She was willing to talk, but not willing to destroy the family. That is what would have happened.

    In this case, we were able to put some safeguards in place, but this man should have went to jail for a long time. Also was the feeling, if he touched any of the younger kids, she would have acted.

    This is the outcome of too many cases.

    If one cannot laid a charge or get a conviction, it is hard to stop the offender from going on to offend again,

    One is innocence until proven guilty.

    How one gets around this dilemma, I do not know.

    It is not a nice place for any worker to be.

    The trouble is, that one rarely have outside witnesses to what has happened.

    Yes, I think before this Royal Commission is over, Abbott might be asked to explain that letter of support. That priest was one of the worse.

  8. Dan Rowden

    It is easy to think the church has a fear of women especially if you were raised Catholic.

    As someone raised in the Catholic Church I had a fear of women. They were called Nuns.

  9. Dan Rowden

    John. F,

    Those excesses were not confined to any gender or to any Church. Any group or institution having institutionalised dealings with children were/are subject to such abuses. It’s just part of the tragic thread of the human tapestry. Proximity, access and insularity are the key factors.

  10. Dan Rowden

    The Royal Commission will not touch Abbott in any substantial way, even if Pell fell. How could it? Because Pell is a head of the Church in Australia and a spiritual mentor of Abbott – who happens to be a Catholic? Well, shit me, how odd is that!

  11. Kaye Lee

    I find the IPA very disturbing. At their 70th anniversary earlier this year guests included such luminaries as Rupert Murdoch (keynote speaker), Gina Rinehart, Cardinal George Pell, Andrew Bolt (MC), Victorian Premier Denis Napthine, Melbourne Mayor Robert Doyle, Alan Jones… with a special address by Tony Abbott.

    “In a stark reminder of the forces forcing Abbott onto the Australian people, in a speech this week, Tony Abbott fawns over the reactionary think tank, obsequiously sucks up to mining magnate Gina Rinehart and sings paeans of praise to media monopolist Rupert Murdoch.”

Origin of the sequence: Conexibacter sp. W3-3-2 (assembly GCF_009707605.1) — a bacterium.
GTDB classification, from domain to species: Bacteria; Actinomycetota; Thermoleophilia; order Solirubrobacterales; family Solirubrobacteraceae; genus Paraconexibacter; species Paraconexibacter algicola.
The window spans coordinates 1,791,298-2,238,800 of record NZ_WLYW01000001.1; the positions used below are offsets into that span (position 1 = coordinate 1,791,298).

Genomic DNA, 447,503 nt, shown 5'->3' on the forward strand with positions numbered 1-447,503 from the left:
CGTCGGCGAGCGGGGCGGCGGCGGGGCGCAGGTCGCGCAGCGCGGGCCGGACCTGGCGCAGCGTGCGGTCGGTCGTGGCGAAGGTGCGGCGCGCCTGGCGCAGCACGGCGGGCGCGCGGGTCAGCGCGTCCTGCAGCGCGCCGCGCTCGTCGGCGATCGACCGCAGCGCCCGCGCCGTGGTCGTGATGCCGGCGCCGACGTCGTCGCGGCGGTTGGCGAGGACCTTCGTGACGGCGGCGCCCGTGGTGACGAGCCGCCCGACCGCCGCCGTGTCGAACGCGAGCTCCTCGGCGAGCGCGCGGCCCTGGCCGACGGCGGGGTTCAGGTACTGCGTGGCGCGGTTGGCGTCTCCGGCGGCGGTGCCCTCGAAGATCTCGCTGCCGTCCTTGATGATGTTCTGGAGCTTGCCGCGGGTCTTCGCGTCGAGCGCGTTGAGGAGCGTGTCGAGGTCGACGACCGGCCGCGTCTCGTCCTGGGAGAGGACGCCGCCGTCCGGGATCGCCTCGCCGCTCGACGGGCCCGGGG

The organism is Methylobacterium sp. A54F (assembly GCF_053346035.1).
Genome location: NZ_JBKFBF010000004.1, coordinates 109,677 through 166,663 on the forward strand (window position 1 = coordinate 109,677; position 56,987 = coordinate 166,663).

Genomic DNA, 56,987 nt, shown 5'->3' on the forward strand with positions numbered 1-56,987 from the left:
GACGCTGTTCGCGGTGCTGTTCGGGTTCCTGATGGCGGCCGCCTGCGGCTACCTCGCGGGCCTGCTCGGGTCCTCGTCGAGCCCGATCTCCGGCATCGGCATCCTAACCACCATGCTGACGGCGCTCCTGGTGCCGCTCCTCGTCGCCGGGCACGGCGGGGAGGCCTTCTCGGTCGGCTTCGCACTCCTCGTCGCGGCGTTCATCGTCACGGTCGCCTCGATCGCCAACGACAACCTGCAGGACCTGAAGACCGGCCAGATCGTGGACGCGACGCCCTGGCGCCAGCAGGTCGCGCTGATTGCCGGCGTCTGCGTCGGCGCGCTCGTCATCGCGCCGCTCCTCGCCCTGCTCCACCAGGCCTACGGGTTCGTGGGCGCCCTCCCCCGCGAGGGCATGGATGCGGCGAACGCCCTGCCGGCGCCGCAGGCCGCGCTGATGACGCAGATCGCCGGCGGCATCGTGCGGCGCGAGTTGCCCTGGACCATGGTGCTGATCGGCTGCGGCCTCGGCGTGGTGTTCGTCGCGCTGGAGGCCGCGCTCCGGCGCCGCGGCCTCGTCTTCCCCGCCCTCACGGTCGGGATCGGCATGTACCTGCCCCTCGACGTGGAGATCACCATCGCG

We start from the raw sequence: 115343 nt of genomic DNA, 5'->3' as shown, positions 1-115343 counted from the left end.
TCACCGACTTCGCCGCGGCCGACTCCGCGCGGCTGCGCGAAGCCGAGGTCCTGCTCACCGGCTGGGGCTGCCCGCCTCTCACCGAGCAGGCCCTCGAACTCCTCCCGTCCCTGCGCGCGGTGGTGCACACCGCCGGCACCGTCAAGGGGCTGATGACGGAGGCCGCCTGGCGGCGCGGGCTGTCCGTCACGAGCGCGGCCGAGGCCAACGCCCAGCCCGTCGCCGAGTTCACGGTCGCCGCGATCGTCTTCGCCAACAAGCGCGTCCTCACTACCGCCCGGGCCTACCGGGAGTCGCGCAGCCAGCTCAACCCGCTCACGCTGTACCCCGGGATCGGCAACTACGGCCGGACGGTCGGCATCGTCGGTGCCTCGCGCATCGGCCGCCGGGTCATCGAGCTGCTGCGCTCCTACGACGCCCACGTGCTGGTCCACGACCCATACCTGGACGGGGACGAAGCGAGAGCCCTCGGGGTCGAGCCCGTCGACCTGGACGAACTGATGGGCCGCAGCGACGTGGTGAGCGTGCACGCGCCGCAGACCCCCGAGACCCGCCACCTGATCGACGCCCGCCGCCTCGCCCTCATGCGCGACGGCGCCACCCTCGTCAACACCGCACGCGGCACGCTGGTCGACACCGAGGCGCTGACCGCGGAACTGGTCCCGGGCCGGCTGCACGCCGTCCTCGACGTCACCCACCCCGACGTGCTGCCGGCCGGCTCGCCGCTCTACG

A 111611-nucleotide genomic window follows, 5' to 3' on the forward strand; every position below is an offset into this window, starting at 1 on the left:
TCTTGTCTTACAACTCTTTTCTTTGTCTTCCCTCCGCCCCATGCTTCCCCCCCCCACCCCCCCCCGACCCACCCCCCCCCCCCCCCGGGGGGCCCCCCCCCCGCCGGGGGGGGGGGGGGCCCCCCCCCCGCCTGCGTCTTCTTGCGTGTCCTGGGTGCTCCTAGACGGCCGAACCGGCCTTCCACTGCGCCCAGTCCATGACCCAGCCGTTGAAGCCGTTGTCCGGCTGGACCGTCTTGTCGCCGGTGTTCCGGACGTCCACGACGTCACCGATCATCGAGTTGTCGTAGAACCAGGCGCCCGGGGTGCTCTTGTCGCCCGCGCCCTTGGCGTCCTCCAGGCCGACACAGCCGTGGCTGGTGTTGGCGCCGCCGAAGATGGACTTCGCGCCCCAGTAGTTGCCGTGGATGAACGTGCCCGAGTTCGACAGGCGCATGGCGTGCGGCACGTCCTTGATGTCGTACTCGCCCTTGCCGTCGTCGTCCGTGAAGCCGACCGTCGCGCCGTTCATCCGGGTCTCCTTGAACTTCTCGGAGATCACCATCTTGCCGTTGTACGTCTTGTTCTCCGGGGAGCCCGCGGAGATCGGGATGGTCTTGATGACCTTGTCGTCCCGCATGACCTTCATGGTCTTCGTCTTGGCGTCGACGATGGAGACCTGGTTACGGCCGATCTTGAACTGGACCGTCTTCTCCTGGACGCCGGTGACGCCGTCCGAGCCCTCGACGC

The speech is riddled with religious references:

    “In the Garden of Eden that Adam and Eve could do almost as they pleased but freedom turned out to have its limits and its abuses, as this foundational story makes only too clear. Yet without freedom we can hardly be human; hardly be worthy of creation in the image of God.”

    “Do unto others as you would have them do unto you” is the foundation of our justice. “Love your neighbour as you love yourself” is the foundation of our mercy. Faith has weakened but not, I’m pleased to say, this high mindedness which faith helped to spawn and which the IPA now helps to protect and to promote. “

    “John, you’ve done very well with just 20 staff – but remember what Jesus of Nazareth did with just 12 and one of them turned out to be a rat!”

    When you attend a function chaired by Andrew Bolt, profess your fauning admiration for Rupert Murdoch, Gina Rinehart, Cardinal Pell, and the IPA, one must wonder about the company you keep and who is influencing the decision making. I think this line is very ominous:

    “So, ladies and gentlemen, that is a big “yes” to many of the 75 specific policies you urged upon me in that particular issue of the magazine….”

    Just a reminder of what those 75 (now 100) policies are….


    He is already working his way through the list.

    Institute of Liberal Party policy? What the IPA will get from Abbott

  12. cassilva48

    Not a problem for Abbott, but a problem for us! God help us if Pell is his mentor, but it does explain a lot! Pell is an intellectual dinosaur that cannot even come up with a cogent argument for why he believes what he believes.

  13. Geoff Of Epping

    We’ved had “Ditch the Witch” and “Bob Brown’s Bitch” which Tony purposefully posed in front of…… Now perhaps it time for “Flick the Prick” and George Pell’s Bum Boy”

  14. Fed up

    I wonder if there are any readers that recall an Abbott’s time at Emu Plains. Any that arranged baptism or first communion for their child.

  15. diannaart

    Fed-up, thank you so much for the link to Abbott’s letter.

    Here’s me thinking it was just the celibacy that became too much for our virility driven PM – seems bringing food and medicine to ill people was far too onerous for, as someone pre-cognitively opined “this man should be a politician”.

    Abbott has yet to understand what is actually the meaning of empathy – as for self-reflection, he had no idea how much of his own failings were revealed in a letter, supposedly, to explain away his difficulties with St. Patrick’s. His relationship with the hard-line Pell acts as a bolster to his own prejudices – nothing to do with any true spirituality.

  16. Pingback: The Rise of Pope Francis | The Open Tabernacle: Here Comes Everybody